A new report suggests that Ontario is the second worst province in Canada for youth unemployment, but Sudbury seems to be bucking that trend.

The survey by the Canadian Center for Policy Alternatives examined years of unemployment data to look for long-term trends and discovered Ontario's rate of youth unemployment is consistently several points higher than the national average.

In Sudbury, however, it's a bit of a different story.

The study found that Sudbury is the second best city in Ontario for employing youth, behind Hamilton.

Sean Geobey

Sean Geobey wrote a report on youth unemployment for the Canadian Centre for Policy Alternatives. He found that Ontario has among the highest youth unemployment rates in the country (Colin Butler/CBC)

Sean Geoby, who helped write the study, said things are comparatively good for Sudbury, but it's important to keep things in perspective.

"This is not to say that youth unemployment rates in Sudbury are fantastic,” he said. “They're certainly weaker than before the onset of the recession."

Geoby noted that Sudbury's youth employment rate is still lower than that of Manitoba, Saskatchewan or Alberta.

‘Too high for our comfort’

Sudbury’s Andrew Lausch started looking for a job about six weeks ago, after finishing school. He said the process has been hard.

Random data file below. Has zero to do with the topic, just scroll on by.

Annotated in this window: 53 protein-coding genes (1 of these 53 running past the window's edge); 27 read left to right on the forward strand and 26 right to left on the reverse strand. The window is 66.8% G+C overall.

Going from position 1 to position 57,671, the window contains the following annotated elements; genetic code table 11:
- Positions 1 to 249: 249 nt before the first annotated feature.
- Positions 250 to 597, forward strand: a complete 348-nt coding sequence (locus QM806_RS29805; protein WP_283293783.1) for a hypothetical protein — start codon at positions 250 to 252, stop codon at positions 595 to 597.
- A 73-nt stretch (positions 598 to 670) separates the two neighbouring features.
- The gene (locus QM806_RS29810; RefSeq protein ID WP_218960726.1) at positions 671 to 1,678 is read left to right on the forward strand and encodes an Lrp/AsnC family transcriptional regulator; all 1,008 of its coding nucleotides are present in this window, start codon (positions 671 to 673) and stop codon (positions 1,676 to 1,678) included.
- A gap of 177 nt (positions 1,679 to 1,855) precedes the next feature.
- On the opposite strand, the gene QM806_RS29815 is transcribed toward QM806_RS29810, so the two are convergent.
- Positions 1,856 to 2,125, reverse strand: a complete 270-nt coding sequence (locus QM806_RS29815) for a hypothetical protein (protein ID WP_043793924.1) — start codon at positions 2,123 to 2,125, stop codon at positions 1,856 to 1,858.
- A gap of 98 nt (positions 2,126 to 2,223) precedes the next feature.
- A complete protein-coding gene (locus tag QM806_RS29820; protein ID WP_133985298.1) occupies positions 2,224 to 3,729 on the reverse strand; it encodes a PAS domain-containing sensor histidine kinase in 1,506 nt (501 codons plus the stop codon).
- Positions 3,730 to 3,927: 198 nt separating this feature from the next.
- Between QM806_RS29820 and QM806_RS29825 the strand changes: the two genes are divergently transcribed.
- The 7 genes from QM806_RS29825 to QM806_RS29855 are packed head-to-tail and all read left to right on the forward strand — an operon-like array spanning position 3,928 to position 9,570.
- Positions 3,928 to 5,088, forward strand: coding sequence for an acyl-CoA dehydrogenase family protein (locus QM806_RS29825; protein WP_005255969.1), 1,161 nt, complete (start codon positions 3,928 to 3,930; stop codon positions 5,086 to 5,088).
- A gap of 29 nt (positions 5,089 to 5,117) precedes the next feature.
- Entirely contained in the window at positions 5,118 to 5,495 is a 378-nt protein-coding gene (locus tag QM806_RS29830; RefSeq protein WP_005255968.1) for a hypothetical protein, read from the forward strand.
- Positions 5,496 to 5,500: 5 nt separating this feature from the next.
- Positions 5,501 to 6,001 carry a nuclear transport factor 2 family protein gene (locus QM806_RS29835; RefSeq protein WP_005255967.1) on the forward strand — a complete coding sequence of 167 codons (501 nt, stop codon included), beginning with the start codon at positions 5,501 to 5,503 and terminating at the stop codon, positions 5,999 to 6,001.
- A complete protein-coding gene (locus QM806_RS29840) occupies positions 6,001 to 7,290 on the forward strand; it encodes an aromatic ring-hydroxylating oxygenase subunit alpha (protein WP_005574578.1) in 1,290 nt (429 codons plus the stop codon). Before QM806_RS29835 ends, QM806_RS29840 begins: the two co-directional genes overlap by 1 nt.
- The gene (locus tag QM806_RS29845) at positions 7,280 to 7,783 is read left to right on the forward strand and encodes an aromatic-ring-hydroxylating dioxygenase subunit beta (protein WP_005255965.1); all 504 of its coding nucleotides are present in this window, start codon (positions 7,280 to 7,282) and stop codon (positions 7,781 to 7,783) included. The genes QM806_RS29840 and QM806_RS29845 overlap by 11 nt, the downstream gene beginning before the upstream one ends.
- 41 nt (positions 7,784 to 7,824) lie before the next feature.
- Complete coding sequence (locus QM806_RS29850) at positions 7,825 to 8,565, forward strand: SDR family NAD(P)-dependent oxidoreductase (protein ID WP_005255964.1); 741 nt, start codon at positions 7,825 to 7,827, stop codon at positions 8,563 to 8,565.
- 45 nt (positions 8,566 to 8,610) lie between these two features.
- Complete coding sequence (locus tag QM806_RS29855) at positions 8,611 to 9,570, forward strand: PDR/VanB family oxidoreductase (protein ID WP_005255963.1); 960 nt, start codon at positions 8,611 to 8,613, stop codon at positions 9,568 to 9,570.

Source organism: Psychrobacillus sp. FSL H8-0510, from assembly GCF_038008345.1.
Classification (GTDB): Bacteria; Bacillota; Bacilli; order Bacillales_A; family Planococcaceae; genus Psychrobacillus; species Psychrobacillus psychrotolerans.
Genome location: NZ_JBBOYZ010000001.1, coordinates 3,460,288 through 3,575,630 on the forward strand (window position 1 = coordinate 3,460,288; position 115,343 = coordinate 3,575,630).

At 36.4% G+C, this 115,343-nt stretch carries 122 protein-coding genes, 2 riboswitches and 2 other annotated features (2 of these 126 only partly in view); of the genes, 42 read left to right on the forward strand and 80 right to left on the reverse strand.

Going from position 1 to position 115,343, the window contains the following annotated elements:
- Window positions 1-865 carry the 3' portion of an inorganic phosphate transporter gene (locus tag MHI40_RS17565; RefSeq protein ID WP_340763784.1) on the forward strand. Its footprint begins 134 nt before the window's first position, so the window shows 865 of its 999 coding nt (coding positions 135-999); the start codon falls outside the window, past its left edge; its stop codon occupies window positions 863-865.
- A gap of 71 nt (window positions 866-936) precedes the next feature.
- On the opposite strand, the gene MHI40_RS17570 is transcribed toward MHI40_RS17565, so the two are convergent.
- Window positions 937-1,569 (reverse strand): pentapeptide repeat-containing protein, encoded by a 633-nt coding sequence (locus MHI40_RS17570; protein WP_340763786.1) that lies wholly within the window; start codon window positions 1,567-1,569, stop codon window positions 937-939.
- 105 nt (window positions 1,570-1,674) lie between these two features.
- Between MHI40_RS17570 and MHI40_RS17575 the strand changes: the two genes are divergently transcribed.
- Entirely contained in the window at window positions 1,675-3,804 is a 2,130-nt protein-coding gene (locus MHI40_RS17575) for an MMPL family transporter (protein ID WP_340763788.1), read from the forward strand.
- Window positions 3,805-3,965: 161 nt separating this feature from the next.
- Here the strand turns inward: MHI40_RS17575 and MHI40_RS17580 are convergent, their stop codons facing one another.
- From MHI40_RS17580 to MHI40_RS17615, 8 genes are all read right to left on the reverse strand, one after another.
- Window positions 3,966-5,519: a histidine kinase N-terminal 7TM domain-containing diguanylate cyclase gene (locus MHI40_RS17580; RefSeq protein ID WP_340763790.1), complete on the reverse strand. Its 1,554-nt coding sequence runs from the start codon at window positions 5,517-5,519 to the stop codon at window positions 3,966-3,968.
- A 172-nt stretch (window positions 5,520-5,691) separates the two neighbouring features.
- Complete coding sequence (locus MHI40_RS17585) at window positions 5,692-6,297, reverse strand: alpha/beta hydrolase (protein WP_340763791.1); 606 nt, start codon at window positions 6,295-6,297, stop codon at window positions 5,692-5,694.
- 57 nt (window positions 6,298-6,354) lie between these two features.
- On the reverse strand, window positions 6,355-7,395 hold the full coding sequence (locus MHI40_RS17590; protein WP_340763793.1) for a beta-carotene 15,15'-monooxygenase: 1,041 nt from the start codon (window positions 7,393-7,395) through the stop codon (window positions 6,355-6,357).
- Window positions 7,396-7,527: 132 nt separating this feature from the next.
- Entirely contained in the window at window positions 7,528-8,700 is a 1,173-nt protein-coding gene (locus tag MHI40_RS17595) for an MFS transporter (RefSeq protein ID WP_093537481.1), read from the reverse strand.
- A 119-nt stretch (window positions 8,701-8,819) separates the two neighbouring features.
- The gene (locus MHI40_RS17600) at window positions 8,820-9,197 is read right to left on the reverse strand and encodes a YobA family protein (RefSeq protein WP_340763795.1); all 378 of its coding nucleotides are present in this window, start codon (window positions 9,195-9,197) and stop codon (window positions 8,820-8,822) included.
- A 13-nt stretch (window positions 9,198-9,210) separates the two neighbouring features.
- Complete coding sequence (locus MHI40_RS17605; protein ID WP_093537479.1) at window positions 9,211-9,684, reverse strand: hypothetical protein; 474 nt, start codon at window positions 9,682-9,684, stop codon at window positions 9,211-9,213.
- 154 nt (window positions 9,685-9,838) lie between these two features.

"When I first started, I was panicking, and I was scared. I had interviews where I panicked and ... I was just short of bailing. It got that bad."

But it looks like things are getting better for the 20-year-old. This week, he got a job.

"I found work! Yeah, I'm really excited."

Even with success stories like this one, the average youth unemployment rate in Sudbury is still a cause for concern, said Reggie Caverson, executive director for Workforce Planning for Sudbury and Manitoulin.

"Definitely it's still far too high for our comfort. We want to make sure we get as many of our youth employed as possible."

Caverson said young people still make up 40 per cent of the unemployed people in Greater Sudbury.

The report also found that only half of Ontarians between 15 and 24 years of age have paid employment.